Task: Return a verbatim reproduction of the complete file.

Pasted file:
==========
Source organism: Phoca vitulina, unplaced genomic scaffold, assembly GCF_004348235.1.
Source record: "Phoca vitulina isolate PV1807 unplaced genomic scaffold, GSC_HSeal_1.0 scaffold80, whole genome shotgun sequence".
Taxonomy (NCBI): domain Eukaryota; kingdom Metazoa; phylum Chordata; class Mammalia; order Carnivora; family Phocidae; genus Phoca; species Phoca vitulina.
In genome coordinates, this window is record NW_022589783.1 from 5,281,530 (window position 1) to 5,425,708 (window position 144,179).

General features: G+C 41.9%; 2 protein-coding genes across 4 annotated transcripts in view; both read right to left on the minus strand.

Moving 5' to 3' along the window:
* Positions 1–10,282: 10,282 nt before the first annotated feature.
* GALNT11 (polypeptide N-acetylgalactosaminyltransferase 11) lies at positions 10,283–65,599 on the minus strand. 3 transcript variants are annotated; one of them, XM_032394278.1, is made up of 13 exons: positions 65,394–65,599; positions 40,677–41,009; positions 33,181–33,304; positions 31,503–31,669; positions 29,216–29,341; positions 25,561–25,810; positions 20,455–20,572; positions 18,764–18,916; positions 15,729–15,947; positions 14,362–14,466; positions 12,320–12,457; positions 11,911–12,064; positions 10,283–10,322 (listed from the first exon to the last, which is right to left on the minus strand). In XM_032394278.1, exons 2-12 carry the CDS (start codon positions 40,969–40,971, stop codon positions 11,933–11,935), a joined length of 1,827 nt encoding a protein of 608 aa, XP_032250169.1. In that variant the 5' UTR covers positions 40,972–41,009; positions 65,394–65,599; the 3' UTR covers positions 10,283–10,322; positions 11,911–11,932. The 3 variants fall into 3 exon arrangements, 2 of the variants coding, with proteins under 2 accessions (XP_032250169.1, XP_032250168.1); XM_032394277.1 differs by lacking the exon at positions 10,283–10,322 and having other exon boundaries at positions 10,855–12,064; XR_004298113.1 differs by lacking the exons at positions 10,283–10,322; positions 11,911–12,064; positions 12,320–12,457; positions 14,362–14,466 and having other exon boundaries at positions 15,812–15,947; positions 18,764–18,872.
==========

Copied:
Source organism: Phoca vitulina, unplaced genomic scaffold, assembly GCF_004348235.1.
Source record: "Phoca vitulina isolate PV1807 unplaced genomic scaffold, GSC_HSeal_1.0 scaffold80, whole genome shotgun sequence".
Taxonomy (NCBI): domain Eukaryota; kingdom Metazoa; phylum Chordata; class Mammalia; order Carnivora; family Phocidae; genus Phoca; species Phoca vitulina.
In genome coordinates, this window is record NW_022589783.1 from 5,281,530 (window position 1) to 5,425,708 (window position 144,179).

General features: G+C 41.9%; 2 protein-coding genes across 4 annotated transcripts in view; both read right to left on the minus strand.

Moving 5' to 3' along the window:
* Positions 1–10,282: 10,282 nt before the first annotated feature.
* GALNT11 (polypeptide N-acetylgalactosaminyltransferase 11) lies at positions 10,283–65,599 on the minus strand. 3 transcript variants are annotated; one of them, XM_032394278.1, is made up of 13 exons: positions 65,394–65,599; positions 40,677–41,009; positions 33,181–33,304; positions 31,503–31,669; positions 29,216–29,341; positions 25,561–25,810; positions 20,455–20,572; positions 18,764–18,916; positions 15,729–15,947; positions 14,362–14,466; positions 12,320–12,457; positions 11,911–12,064; positions 10,283–10,322 (listed from the first exon to the last, which is right to left on the minus strand). In XM_032394278.1, exons 2-12 carry the CDS (start codon positions 40,969–40,971, stop codon positions 11,933–11,935), a joined length of 1,827 nt encoding a protein of 608 aa, XP_032250169.1. In that variant the 5' UTR covers positions 40,972–41,009; positions 65,394–65,599; the 3' UTR covers positions 10,283–10,322; positions 11,911–11,932. The 3 variants fall into 3 exon arrangements, 2 of the variants coding, with proteins under 2 accessions (XP_032250169.1, XP_032250168.1); XM_032394277.1 differs by lacking the exon at positions 10,283–10,322 and having other exon boundaries at positions 10,855–12,064; XR_004298113.1 differs by lacking the exons at positions 10,283–10,322; positions 11,911–12,064; positions 12,320–12,457; positions 14,362–14,466 and having other exon boundaries at positions 15,812–15,947; positions 18,764–18,872.